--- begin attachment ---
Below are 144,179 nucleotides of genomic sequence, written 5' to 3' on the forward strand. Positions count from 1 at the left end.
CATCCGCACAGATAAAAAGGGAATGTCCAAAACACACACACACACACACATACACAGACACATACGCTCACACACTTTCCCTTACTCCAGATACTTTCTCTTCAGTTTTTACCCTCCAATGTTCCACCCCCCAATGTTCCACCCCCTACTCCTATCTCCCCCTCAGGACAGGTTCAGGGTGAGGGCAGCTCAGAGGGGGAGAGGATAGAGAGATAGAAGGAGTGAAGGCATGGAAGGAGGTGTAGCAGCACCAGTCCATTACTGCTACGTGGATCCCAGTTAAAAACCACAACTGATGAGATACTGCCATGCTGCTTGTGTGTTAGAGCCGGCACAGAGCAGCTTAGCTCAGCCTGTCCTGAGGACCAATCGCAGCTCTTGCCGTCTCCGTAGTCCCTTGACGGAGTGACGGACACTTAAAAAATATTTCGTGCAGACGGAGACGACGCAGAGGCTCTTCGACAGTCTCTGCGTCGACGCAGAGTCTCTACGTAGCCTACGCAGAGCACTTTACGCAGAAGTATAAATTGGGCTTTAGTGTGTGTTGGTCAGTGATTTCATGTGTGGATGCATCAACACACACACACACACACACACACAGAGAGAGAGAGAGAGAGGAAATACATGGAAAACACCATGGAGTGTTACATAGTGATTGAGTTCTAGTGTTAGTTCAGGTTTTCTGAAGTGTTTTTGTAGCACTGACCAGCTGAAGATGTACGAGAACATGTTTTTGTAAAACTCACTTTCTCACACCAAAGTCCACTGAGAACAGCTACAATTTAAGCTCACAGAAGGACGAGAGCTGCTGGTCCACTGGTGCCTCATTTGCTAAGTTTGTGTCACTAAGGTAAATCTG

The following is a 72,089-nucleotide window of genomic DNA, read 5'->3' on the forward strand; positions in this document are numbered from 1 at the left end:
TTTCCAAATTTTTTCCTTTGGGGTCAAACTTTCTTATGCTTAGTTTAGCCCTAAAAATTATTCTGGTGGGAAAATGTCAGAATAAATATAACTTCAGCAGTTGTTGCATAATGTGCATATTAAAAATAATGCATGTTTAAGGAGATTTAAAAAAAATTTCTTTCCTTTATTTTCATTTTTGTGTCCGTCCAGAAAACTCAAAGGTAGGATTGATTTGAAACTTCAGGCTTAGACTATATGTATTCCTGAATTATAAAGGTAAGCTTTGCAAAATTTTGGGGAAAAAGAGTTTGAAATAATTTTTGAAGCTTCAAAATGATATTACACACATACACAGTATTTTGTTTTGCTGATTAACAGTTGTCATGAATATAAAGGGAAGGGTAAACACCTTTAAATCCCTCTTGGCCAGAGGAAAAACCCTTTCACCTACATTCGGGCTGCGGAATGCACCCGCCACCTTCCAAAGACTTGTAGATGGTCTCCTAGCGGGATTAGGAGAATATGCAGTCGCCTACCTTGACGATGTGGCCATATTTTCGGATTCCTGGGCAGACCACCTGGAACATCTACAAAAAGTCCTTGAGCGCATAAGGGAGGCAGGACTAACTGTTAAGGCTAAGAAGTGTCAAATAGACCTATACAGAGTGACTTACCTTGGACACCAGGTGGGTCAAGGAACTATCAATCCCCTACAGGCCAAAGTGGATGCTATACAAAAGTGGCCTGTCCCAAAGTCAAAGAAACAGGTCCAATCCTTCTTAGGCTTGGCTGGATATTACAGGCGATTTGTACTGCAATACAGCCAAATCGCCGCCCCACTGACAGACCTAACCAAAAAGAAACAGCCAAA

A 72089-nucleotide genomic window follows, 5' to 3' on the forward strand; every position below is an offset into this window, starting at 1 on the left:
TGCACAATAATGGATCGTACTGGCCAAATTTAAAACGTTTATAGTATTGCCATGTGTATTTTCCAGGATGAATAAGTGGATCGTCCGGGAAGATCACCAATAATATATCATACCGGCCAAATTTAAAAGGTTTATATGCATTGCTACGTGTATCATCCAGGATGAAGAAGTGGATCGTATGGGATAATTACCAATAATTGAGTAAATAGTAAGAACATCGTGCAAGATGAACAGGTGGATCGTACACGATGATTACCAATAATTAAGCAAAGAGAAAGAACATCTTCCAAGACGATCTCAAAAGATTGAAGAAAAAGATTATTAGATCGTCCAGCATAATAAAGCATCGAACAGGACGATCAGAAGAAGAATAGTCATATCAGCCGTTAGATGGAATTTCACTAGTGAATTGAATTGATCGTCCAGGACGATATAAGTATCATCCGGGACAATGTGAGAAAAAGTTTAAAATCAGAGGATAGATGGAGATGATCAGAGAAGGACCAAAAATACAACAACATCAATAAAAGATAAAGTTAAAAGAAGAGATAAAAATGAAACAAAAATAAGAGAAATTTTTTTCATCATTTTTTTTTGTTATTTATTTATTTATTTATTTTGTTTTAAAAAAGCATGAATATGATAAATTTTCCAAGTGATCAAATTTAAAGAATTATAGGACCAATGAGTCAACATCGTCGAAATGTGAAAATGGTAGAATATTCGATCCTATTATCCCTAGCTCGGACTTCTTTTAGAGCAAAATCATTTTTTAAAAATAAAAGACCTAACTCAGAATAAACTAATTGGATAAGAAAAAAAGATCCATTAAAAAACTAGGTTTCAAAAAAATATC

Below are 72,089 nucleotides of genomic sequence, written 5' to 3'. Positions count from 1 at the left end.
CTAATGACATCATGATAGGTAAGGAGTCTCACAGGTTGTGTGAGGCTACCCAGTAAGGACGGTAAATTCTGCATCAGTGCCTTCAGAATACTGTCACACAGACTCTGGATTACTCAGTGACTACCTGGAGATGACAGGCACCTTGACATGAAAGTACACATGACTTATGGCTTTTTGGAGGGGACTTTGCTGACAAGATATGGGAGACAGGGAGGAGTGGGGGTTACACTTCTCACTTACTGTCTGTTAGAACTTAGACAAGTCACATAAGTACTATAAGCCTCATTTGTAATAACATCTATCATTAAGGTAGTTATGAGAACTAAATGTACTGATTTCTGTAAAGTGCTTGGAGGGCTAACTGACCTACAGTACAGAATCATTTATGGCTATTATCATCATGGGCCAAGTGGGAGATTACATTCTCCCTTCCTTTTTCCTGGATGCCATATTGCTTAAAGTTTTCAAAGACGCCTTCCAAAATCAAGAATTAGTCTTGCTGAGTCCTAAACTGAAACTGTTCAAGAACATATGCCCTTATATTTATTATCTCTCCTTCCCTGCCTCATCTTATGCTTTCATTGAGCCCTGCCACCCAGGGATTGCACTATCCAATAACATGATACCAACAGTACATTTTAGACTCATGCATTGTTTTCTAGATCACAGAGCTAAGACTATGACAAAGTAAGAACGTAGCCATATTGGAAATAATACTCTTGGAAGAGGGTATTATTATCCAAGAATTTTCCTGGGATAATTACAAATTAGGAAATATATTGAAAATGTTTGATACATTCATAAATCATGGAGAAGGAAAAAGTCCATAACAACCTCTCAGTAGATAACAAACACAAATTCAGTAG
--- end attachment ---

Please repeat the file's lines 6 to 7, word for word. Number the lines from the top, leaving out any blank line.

TGCACAATAATGGATCGTACTGGCCAAATTTAAAACGTTTATAGTATTGCCATGTGTATTTTCCAGGATGAATAAGTGGATCGTCCGGGAAGATCACCAATAATATATCATACCGGCCAAATTTAAAAGGTTTATATGCATTGCTACGTGTATCATCCAGGATGAAGAAGTGGATCGTATGGGATAATTACCAATAATTGAGTAAATAGTAAGAACATCGTGCAAGATGAACAGGTGGATCGTACACGATGATTACCAATAATTAAGCAAAGAGAAAGAACATCTTCCAAGACGATCTCAAAAGATTGAAGAAAAAGATTATTAGATCGTCCAGCATAATAAAGCATCGAACAGGACGATCAGAAGAAGAATAGTCATATCAGCCGTTAGATGGAATTTCACTAGTGAATTGAATTGATCGTCCAGGACGATATAAGTATCATCCGGGACAATGTGAGAAAAAGTTTAAAATCAGAGGATAGATGGAGATGATCAGAGAAGGACCAAAAATACAACAACATCAATAAAAGATAAAGTTAAAAGAAGAGATAAAAATGAAACAAAAATAAGAGAAATTTTTTTCATCATTTTTTTTTGTTATTTATTTATTTATTTATTTTGTTTTAAAAAAGCATGAATATGATAAATTTTCCAAGTGATCAAATTTAAAGAATTATAGGACCAATGAGTCAACATCGTCGAAATGTGAAAATGGTAGAATATTCGATCCTATTATCCCTAGCTCGGACTTCTTTTAGAGCAAAATCATTTTTTAAAAATAAAAGACCTAACTCAGAATAAACTAATTGGATAAGAAAAAAAGATCCATTAAAAAACTAGGTTTCAAAAAAATATC

Below are 72,089 nucleotides of genomic sequence, written 5' to 3'. Positions count from 1 at the left end.